To anyone new following along with Souther Coast Charters you may be unaware of the history behind our boat the 'Southern Explorer'.
Today marks 3 years since she was launched in the water from her humble beginnings in a farm shed at Timboon.
The idea for building the boat came after Barry (captain and skipper) decided that his old boat (a catamaran boat that was built for mussel farming) could be improved upon to better cater for the fishing charter business and provide more comfort for the passengers onboard. And from this idea in 2010, the boat grew!
Barry decided that in order to get exactly what he wanted that he would design and build the mono hull boat himself. Countless hours were invested in sitting at the computer and drawings pictures in his CAD program. The final plans were sent off for approval to MSV (Marine Safety Victoria) before any construction could begin. From here, a CNC machine was purchased and the shed cleared out so that the cutting out of the boat could begin. Barry, together with the help of his son William, worked to cut out the various pieces for the boat and bit by bit she was pieced together. William doing most of the welding. The initail construction took place inside the shed with the boat 'upside down' sitting on her deck. Once the main hull and body of the boat was constraucted and welded, the end of the shed was then removed and she was slowly and carefully towed out into the paddock (on a custom built trailer) so that she could be rolled over and sat upright. This was a nervous time but thankfully all went off without a hitch.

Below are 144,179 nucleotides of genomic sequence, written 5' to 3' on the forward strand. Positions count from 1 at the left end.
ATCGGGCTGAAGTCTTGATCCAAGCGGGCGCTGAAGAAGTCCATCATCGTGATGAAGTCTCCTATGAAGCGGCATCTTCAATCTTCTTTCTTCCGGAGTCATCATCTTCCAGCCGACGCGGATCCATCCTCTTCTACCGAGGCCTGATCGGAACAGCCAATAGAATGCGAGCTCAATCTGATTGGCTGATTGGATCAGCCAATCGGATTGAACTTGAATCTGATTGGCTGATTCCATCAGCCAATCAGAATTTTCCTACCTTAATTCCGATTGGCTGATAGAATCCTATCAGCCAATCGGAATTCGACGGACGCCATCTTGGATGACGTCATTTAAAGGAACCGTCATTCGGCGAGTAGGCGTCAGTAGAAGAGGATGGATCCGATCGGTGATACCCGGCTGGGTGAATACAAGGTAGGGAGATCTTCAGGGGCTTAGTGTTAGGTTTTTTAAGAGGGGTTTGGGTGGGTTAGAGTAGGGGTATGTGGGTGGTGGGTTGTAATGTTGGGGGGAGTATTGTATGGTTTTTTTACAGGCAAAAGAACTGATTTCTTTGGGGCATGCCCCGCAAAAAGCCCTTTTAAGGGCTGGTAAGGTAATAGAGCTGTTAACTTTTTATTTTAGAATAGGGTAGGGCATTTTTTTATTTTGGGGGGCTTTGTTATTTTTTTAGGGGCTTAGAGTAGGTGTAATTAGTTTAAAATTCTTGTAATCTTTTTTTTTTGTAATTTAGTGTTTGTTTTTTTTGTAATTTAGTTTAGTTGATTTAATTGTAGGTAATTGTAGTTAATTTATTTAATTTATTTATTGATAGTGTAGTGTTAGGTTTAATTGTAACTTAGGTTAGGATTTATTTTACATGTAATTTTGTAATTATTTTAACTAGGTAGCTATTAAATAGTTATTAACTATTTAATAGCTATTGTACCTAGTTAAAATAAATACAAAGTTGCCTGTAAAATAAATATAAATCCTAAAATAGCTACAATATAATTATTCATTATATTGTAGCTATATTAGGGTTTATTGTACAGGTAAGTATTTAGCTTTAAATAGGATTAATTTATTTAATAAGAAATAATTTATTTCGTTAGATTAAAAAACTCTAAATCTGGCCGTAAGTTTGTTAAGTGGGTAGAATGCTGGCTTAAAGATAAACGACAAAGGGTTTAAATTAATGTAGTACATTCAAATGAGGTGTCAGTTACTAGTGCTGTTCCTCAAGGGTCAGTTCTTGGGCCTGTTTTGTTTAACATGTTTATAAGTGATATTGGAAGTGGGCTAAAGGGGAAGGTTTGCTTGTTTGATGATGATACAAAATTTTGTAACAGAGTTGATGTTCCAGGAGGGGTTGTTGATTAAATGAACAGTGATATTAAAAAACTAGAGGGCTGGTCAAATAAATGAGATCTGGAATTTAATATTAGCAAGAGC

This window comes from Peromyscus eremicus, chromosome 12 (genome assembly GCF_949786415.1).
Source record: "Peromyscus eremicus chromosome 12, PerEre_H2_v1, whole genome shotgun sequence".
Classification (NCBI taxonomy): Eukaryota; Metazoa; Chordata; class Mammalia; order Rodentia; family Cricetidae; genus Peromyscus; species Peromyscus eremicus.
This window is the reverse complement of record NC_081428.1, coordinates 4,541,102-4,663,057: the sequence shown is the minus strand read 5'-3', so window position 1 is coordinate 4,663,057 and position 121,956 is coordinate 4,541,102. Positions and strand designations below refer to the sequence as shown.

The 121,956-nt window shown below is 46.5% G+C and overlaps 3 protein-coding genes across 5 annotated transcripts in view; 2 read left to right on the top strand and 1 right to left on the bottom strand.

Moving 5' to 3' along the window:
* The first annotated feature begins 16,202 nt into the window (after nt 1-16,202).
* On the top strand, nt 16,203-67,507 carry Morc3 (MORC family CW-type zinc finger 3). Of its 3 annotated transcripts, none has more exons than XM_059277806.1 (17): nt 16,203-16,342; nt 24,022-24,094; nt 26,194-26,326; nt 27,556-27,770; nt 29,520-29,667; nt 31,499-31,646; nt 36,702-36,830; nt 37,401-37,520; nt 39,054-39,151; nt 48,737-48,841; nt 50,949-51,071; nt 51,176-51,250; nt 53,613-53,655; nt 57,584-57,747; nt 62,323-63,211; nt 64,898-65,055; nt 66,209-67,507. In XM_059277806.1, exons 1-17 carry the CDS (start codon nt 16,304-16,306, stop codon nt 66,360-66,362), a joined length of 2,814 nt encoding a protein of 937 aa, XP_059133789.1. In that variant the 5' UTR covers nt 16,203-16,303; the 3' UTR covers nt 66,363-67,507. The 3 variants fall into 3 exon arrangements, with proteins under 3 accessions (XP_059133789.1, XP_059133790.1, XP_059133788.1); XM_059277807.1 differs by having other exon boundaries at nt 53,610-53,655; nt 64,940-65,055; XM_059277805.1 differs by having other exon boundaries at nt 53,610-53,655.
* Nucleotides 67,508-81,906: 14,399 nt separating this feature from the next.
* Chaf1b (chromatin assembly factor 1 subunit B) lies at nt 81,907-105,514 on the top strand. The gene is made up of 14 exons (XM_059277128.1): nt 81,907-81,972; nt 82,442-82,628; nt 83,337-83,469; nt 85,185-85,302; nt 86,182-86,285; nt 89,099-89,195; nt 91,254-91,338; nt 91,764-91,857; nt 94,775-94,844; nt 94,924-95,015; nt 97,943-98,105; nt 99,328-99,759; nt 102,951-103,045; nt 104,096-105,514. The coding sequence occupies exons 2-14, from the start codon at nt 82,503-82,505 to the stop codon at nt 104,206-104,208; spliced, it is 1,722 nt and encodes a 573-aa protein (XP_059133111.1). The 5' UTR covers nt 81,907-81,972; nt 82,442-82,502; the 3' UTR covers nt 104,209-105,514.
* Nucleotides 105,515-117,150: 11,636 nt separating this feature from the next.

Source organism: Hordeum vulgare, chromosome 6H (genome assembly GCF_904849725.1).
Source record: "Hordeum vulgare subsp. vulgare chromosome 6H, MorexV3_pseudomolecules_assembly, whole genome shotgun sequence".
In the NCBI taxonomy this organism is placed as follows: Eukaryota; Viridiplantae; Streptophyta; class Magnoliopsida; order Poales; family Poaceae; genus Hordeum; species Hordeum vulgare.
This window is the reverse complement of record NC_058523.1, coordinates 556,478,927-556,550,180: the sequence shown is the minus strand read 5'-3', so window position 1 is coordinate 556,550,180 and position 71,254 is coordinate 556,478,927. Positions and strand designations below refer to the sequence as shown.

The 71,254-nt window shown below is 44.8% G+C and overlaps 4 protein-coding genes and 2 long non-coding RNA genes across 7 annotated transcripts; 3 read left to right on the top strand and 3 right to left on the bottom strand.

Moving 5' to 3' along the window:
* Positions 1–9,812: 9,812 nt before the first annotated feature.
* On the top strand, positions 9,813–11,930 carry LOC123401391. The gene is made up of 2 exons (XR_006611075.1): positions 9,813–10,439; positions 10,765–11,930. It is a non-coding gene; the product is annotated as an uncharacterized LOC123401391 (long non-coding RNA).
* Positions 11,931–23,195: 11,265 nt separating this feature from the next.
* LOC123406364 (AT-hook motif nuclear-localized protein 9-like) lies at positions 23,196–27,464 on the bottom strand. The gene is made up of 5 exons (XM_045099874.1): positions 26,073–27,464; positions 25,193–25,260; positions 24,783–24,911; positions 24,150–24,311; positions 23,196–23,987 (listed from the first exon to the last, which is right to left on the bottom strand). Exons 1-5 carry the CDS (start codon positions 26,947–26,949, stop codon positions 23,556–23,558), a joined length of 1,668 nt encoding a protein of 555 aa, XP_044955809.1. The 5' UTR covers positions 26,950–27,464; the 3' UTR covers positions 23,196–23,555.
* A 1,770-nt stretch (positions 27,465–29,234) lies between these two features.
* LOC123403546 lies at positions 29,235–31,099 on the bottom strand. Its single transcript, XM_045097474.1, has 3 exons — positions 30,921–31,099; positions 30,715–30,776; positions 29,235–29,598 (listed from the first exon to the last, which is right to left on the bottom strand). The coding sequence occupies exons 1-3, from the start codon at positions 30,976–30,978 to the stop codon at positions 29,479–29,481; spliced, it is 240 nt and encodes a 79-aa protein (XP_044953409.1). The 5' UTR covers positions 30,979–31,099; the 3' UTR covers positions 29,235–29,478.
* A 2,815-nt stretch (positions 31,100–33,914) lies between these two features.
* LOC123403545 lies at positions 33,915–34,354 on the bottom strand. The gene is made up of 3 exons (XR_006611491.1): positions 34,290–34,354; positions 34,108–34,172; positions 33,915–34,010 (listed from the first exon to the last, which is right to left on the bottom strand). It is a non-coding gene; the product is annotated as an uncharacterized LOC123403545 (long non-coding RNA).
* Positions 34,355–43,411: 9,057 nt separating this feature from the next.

- Construction begins in the shed Construction begins in the shed
- Carefully rolling the boat over Carefully rolling the boat over
- Moving the boat out of the shed ready to be rolled the right way up Moving the boat out of the shed ready to be rolled the right way up
- Out of the shed Out of the shed
- Right way up! Right way up!
From there construction was to another shed, where more welding could take place and the inner structures of the boat built. Once this was done she was moved outside so that the wheelhouse could be built before being lifted off and worked on seperatly. In Autumn of 2014, painting began on the boat. Primer, undercoat and then the final paint color. Afterwards Antifoul was painted on the hull on anything that would be under the water.
Fit out of the main cab was completed and the kitchen and lounge area also fitted out. On August 31st 2014, the task of moving the boat off the farm began with a day long trip down the driveway, trimming trees as they went. From there it was carefully transported to Timboon, before being loaded onto trucks on 1st September. The cab of the boat was transported on a seperate truck to the main hull, and as you can imagine it was quite a process to have it craned and lifted onto the trcusk safely and was a very nervewracking time for all involved.
- Engines being lifted into place Engines being lifted into place
- Fit out of the wheelhouse Fit out of the wheelhouse